When the state report cards for the 2011-12 school year finally were released Wednesday, Portage County school district results were unchanged.
Results had been delayed because of an investigation by the Auditor of State into attendance data scrubbing by some districts elsewhere in the state.
State officials said there were especially strong gains in eighth-grade math and science around Ohio. But, officials said, there is still much room to improve.
The big change from October is that parents and other interested parties will now be able to look at the full district report cards on the Ohio Department of Education website, www.reportcard.ohio.gov to read the full State Report Card, along with district and building report cards.
The results showed four districts as Excellent with Distinction (Aurora, Field, James A. Garfield and Kent); five rated Excellent (Crestwood, Rootstown, Streetsboro, Mogadore and Stow-Munroe Falls); and three as Effective (Ravenna, Waterloo and Windham).
Superintendent Charles Klamer of James A. Garfield schools in Garrettsville said he didn't expect any changes.
"There's always room to improve. I just feel I'm blessed as a superintendent to work with the hardworking teachers, administrators, caring board members and kids that take it seriously, and all the support we get from parents and community," Klamer said.
Although little changed from the data released in October, Lori Slattery, director of instructional programs for Kent City Schools, said district officials were pleased with one new piece of information from the report cards released Wednesday. The reports now rank every school districts in the state in the "value added growth" category, and Kent schools finished highest in the county and 55th overall out of 832 districts.
Slattery said the category does not just measure whether students reached academic benchmarks set by the state, but whether students are making progress toward those benchmarks.
"You take where the student began and where they ended up and (evaluate) growth," Slattery said.
Waterloo schools in Atwater and Randolph dropped last year to Effective from an Excellent rating the previous year.
"Obviously our district went down from the year before. We had some areas where we made really good progress and we're happy about," said Dr. Andrew Hill, superintendent of Waterloo schools. He said the districts financial cuts contributed to the fall, due to cuts in teaching and support staff and larger class sizes.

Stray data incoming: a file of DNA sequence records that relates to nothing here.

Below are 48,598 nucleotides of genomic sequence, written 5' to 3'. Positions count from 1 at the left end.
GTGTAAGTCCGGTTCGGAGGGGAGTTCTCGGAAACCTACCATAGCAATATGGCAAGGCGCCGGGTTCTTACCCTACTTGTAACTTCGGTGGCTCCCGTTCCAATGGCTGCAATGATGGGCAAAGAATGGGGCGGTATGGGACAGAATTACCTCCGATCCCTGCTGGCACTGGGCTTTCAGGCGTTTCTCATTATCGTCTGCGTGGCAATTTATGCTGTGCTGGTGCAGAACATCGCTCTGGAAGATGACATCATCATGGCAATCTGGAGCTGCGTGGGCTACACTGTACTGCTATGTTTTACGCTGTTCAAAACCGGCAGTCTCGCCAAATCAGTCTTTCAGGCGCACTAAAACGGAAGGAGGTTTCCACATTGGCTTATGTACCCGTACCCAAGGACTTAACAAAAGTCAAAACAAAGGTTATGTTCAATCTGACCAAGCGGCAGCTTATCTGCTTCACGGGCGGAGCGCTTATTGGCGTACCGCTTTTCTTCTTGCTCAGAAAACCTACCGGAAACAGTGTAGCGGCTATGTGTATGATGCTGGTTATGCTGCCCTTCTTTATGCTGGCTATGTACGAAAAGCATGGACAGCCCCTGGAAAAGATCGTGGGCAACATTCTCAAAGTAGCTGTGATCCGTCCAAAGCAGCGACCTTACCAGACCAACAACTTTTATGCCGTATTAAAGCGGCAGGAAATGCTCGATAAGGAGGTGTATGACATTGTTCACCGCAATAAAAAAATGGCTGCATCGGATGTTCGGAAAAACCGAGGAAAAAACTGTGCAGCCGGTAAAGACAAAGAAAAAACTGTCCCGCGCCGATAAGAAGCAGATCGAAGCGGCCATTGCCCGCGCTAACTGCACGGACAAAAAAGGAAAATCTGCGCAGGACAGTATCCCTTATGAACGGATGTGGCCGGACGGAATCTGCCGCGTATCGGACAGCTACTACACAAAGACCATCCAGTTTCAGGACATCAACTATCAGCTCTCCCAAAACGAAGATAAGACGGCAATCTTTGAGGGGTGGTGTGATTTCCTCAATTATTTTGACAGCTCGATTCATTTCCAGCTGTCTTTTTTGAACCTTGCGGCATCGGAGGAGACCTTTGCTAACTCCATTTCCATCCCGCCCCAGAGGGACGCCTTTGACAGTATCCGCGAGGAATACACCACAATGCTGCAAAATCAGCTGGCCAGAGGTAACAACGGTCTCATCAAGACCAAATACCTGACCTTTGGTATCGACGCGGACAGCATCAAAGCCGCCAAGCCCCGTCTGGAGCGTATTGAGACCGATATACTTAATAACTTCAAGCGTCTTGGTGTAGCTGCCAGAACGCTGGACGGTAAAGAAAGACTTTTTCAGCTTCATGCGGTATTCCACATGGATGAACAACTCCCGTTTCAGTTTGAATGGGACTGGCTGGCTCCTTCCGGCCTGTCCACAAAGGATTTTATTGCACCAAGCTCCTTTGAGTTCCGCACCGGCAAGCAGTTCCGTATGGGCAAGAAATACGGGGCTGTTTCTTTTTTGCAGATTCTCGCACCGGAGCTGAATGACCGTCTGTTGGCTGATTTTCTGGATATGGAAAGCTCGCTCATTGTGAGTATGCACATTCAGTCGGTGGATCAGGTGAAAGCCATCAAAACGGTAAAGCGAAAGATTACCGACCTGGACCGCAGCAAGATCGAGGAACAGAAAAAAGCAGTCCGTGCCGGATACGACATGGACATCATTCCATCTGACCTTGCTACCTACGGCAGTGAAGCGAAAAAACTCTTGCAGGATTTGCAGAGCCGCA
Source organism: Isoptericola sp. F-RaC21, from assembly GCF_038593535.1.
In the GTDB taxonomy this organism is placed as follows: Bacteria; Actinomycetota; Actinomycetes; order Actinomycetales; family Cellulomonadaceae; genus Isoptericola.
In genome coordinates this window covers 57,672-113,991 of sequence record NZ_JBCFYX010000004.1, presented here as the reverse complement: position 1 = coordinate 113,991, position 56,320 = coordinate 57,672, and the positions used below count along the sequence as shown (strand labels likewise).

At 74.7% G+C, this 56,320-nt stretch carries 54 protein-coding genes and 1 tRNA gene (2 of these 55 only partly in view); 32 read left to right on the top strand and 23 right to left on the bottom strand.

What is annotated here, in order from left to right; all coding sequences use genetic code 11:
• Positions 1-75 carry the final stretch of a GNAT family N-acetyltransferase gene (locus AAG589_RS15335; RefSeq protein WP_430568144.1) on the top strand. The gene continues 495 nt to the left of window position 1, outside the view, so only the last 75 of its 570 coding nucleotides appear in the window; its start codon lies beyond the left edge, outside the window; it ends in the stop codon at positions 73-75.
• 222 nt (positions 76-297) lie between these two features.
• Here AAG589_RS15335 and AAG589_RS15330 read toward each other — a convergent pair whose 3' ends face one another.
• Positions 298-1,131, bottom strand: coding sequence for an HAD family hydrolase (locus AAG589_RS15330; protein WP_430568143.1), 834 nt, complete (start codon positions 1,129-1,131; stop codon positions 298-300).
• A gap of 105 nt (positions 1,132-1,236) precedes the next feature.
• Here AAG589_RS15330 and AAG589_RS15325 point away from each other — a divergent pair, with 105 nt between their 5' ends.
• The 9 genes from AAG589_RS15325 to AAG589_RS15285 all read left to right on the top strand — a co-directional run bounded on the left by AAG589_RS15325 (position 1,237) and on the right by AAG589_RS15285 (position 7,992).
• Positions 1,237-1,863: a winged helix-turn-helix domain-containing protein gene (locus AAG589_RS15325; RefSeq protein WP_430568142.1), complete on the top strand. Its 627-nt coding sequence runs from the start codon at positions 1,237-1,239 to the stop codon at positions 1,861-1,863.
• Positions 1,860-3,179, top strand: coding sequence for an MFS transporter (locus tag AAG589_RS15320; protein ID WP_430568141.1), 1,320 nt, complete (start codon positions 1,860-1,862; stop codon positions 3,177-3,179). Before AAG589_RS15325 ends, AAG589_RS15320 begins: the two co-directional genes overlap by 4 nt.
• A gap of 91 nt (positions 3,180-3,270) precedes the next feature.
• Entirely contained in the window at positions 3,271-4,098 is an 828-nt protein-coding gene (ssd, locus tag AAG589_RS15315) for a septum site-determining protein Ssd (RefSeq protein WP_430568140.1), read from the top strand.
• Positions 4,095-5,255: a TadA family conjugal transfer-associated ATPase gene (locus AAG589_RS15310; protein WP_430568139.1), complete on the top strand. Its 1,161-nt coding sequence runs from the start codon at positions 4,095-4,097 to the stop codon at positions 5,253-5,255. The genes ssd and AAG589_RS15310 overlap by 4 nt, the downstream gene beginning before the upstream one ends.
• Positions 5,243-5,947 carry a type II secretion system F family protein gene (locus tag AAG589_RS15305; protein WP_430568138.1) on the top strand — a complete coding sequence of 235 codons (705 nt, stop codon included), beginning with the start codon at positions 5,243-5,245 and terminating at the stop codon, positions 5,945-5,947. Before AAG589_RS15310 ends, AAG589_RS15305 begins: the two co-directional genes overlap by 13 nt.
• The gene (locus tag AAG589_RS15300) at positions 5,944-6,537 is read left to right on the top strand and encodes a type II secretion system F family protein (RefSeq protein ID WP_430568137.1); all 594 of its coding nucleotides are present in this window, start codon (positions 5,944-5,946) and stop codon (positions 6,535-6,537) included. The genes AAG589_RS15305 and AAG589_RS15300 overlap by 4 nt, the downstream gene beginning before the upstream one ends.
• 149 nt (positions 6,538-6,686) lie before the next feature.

"Ultimately it's not surprising to see some of the reductions. It doesn't sit well. We have a group of professionals striving to do what's best for the kids," he said.
Crestwood Superintendent Joseph Iacano, said he wasn't surprised by the lack of change.
"We were pretty confident that the results we way in October were accurate.
Iacano said he was very proud of the work of teachers, students and administrators. He noted it was Crestwood's second year in a row meeting all 26 standards in the report card.
"There's only one or two districts in the county that can say that," Iacano said.
Southeast Superintendent Tom Harrison said although his district remained continuos improvement, there were bright spots in the report.
"One positive is our high school was (rated) excellent for the second straight year and the middle school was excellent for the first time," Harrison said.
In the Ravenna School District, Superintendent Dennis Honkala was not surprised by the district's effective rating. The report card showed the district meeting 14 out of 26 state indicators.
"We've had our charge since the preliminary results were released in August," he said. "We've been working really hard over the last six months."
He said the district is "optimistic" about better results next year.
"It's very important to us," he said.
Ohio's current performance scale ranges from academic emergency to excellent with distinction. A new scale using traditional letter grades A through F will go into effect next school year.
The release of the full report card information was held up last year due to an investigation by the Auditor of State into attendance number "scrubbing" by nine districts statewide. Rankings for about 80 districts will be flagged as the education department re-examines their attendance numbers.
Thomas Gallick and Diane Smith contributed to this report. Contact this reporter at 330-298-1125 or firstname.lastname@example.org